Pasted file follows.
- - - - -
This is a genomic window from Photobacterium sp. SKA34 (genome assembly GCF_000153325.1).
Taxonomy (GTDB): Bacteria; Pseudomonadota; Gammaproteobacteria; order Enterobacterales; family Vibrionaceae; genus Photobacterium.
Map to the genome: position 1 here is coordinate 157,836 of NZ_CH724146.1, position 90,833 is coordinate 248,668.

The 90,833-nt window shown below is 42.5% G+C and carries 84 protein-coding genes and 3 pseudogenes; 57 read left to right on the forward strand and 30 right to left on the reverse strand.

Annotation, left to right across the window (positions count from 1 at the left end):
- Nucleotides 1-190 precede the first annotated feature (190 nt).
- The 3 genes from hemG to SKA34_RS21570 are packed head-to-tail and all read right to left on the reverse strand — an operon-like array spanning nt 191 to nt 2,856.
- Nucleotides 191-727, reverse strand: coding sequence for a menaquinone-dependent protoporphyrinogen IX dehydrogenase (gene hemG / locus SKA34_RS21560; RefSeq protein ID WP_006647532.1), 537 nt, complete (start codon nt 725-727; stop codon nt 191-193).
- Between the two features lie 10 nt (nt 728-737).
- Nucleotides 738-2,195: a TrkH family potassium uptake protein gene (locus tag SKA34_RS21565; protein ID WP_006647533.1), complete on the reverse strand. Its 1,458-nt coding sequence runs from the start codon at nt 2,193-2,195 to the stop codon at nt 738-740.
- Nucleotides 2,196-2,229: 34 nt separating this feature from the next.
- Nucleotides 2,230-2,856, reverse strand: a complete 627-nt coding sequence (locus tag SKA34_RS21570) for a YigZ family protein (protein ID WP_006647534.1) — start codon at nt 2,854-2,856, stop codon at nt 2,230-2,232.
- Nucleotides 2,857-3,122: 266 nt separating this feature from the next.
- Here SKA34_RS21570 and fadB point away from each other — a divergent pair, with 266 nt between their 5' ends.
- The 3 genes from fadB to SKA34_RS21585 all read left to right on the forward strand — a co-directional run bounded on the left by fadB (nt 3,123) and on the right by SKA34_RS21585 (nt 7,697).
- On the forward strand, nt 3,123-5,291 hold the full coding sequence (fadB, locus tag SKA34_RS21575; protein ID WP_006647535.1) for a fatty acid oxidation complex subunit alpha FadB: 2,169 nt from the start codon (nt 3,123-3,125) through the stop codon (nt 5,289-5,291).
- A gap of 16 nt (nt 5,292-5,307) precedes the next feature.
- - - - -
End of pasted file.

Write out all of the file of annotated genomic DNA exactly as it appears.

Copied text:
This is a genomic window from Photobacterium sp. SKA34 (genome assembly GCF_000153325.1).
Taxonomy (GTDB): Bacteria; Pseudomonadota; Gammaproteobacteria; order Enterobacterales; family Vibrionaceae; genus Photobacterium.
Map to the genome: position 1 here is coordinate 157,836 of NZ_CH724146.1, position 90,833 is coordinate 248,668.

The 90,833-nt window shown below is 42.5% G+C and carries 84 protein-coding genes and 3 pseudogenes; 57 read left to right on the forward strand and 30 right to left on the reverse strand.

Annotation, left to right across the window (positions count from 1 at the left end):
- Nucleotides 1-190 precede the first annotated feature (190 nt).
- The 3 genes from hemG to SKA34_RS21570 are packed head-to-tail and all read right to left on the reverse strand — an operon-like array spanning nt 191 to nt 2,856.
- Nucleotides 191-727, reverse strand: coding sequence for a menaquinone-dependent protoporphyrinogen IX dehydrogenase (gene hemG / locus SKA34_RS21560; RefSeq protein ID WP_006647532.1), 537 nt, complete (start codon nt 725-727; stop codon nt 191-193).
- Between the two features lie 10 nt (nt 728-737).
- Nucleotides 738-2,195: a TrkH family potassium uptake protein gene (locus tag SKA34_RS21565; protein ID WP_006647533.1), complete on the reverse strand. Its 1,458-nt coding sequence runs from the start codon at nt 2,193-2,195 to the stop codon at nt 738-740.
- Nucleotides 2,196-2,229: 34 nt separating this feature from the next.
- Nucleotides 2,230-2,856, reverse strand: a complete 627-nt coding sequence (locus tag SKA34_RS21570) for a YigZ family protein (protein ID WP_006647534.1) — start codon at nt 2,854-2,856, stop codon at nt 2,230-2,232.
- Nucleotides 2,857-3,122: 266 nt separating this feature from the next.
- Here SKA34_RS21570 and fadB point away from each other — a divergent pair, with 266 nt between their 5' ends.
- The 3 genes from fadB to SKA34_RS21585 all read left to right on the forward strand — a co-directional run bounded on the left by fadB (nt 3,123) and on the right by SKA34_RS21585 (nt 7,697).
- On the forward strand, nt 3,123-5,291 hold the full coding sequence (fadB, locus tag SKA34_RS21575; protein ID WP_006647535.1) for a fatty acid oxidation complex subunit alpha FadB: 2,169 nt from the start codon (nt 3,123-3,125) through the stop codon (nt 5,289-5,291).
- A gap of 16 nt (nt 5,292-5,307) precedes the next feature.